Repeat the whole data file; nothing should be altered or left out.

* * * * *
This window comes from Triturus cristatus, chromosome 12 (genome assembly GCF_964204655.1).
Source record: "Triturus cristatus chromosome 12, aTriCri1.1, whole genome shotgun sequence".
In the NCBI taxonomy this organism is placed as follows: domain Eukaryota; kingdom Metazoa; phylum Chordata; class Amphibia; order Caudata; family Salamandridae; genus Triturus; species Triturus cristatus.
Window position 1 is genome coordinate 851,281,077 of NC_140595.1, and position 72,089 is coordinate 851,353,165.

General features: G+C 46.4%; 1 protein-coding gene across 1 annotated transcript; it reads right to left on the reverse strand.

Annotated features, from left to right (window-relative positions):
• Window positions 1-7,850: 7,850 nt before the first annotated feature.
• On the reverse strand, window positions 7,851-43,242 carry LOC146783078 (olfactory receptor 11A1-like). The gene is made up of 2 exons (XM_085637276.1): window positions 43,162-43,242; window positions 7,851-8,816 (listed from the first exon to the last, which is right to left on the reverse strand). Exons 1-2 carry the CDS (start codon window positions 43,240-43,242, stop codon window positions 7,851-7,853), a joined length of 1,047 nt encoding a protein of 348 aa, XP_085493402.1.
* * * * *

This window comes from Triturus cristatus, chromosome 12 (genome assembly GCF_964204655.1).
Source record: "Triturus cristatus chromosome 12, aTriCri1.1, whole genome shotgun sequence".
In the NCBI taxonomy this organism is placed as follows: domain Eukaryota; kingdom Metazoa; phylum Chordata; class Amphibia; order Caudata; family Salamandridae; genus Triturus; species Triturus cristatus.
Window position 1 is genome coordinate 851,281,077 of NC_140595.1, and position 72,089 is coordinate 851,353,165.

General features: G+C 46.4%; 1 protein-coding gene across 1 annotated transcript; it reads right to left on the reverse strand.

Annotated features, from left to right (window-relative positions):
• Window positions 1-7,850: 7,850 nt before the first annotated feature.
• On the reverse strand, window positions 7,851-43,242 carry LOC146783078 (olfactory receptor 11A1-like). The gene is made up of 2 exons (XM_085637276.1): window positions 43,162-43,242; window positions 7,851-8,816 (listed from the first exon to the last, which is right to left on the reverse strand). Exons 1-2 carry the CDS (start codon window positions 43,240-43,242, stop codon window positions 7,851-7,853), a joined length of 1,047 nt encoding a protein of 348 aa, XP_085493402.1.